IDW is a publisher that has a somewhat naughty pleasure for me. It’s not your mainstream Marvel or DC comics, and very often they have titles that everyone knows of, but not necessarily thinks about, like Transformers. They also have a great range of publications that are constantly finding me something new to experience. This week I have one of those exact moments with Judge Dredd Year One.
Now my exposure to Judge Dredd is limited to the Stallone film and recent reboot, although I am aware of the previous 2000AD comics that I used to see on newsagents shelves as a kid. This does mean that I can take a fairly neutral view on this issue.
The story is brought to us by Matt Smith (not that one!), 2000AD's current Editor-in-Chief, and revolves around Joe Dredd's early days. Things are not quite what he expected, as there are strange psychic abilities manifesting in the juveniles around him.
Initially told in a third person style (which isn’t given by Dredd), the introduction of Mega-City One is more about showing how things the future are different and yet still very much the same. Children get bullied, babies play with no apparent understanding of the world around them and gangs try to rule the streets. But then things have begun to change. Sudden outbreaks of what can only be described as phenomena start appearing - telekinesis, levitation, mind control - and there are many more eluded to.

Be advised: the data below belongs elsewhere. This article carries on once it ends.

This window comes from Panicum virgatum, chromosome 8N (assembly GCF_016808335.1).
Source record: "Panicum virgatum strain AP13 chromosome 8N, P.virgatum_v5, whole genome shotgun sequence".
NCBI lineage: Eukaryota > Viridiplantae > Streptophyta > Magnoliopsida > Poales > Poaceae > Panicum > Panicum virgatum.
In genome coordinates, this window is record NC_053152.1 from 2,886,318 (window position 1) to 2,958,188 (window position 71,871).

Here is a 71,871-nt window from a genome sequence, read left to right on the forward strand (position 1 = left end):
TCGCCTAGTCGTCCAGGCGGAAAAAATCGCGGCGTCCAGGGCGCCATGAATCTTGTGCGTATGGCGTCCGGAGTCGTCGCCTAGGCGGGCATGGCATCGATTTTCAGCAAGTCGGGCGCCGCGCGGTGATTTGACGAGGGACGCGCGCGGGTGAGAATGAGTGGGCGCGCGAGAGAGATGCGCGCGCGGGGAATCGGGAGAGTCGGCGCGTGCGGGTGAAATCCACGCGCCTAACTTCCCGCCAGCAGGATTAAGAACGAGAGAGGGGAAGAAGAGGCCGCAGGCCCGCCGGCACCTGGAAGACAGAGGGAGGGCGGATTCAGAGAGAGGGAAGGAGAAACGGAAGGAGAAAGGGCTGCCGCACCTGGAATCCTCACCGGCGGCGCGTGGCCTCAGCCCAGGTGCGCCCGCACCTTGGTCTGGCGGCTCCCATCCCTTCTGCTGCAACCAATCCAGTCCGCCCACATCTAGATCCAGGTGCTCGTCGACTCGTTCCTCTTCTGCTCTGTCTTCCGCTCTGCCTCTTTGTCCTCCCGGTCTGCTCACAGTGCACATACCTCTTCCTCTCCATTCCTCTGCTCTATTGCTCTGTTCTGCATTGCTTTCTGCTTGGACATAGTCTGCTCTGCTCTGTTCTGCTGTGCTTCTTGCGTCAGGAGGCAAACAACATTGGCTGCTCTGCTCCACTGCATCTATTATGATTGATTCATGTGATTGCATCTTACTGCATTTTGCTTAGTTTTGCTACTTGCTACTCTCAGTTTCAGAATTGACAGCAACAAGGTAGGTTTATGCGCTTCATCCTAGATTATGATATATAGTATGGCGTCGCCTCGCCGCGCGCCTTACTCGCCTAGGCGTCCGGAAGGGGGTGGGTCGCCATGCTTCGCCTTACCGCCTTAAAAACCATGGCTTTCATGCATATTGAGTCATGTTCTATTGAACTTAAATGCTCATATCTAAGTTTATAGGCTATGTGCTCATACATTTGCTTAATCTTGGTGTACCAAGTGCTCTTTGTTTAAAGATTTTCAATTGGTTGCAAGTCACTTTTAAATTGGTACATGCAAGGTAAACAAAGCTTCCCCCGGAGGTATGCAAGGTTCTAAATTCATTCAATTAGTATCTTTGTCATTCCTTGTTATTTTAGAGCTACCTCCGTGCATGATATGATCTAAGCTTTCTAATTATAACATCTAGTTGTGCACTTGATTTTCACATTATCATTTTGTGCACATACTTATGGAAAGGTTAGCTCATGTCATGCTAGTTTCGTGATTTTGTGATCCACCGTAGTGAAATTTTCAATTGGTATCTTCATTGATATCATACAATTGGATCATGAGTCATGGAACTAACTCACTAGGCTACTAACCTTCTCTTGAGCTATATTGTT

Skipping forward four days we see Dredd on patrol. Ending up in pursuit of two criminals, the subsequent chase brings him to witness such an event where a small child tears a man limb from limb.
Posed with the problem of what to do Dredd approaches the Psi-Division to get some guidance. This is a whole new world for the old fashioned cop. What this does mean is that when Dredd is back on the street, things have definitely changed in what he comes to expect and how he intends to to handle it all.
From the outset the cover is fantastic and looks glorious. With art from Greg Staples I felt this so-called standard cover was anything but. I definitely preferred it to the subscription and alternative covers, though it's worth noting the subscription cover comes from Dredd's co-creator, Carlos Ezquerra.
The artwork inside is a little different though. The fine work and details that we saw outside does appear to have been all used up and now we have a less defined depiction of the story. The interior artist is Simon Coleby, an artist I haven’t knowingly seen before but is a veteran of Judge Dredd and has received some fantastic words of praise from his editors.
What I did like were the little touches. Even though the inside cover has the contributor listings there is still a box on the second page which ties in perfectly with the story simply labelled “Citation:Y1N1” which has the main contributors listed as droids. It’s a tricky call for me as it’s not a style that I usually like - and part of me probably still doesn’t - but I really enjoyed the story and the artwork became a little secondary.
Not knowing any of the lore and history behind Dredd meant that I had no preconceived ideas about it at all. The story felt good and easy to read and the casual reader can easily pick it up. This is an iconic figure being given a new beginning for anyone to jump on board with relative ease.
Matt Puddy. Three countries. Two weeks. And one serious race to run.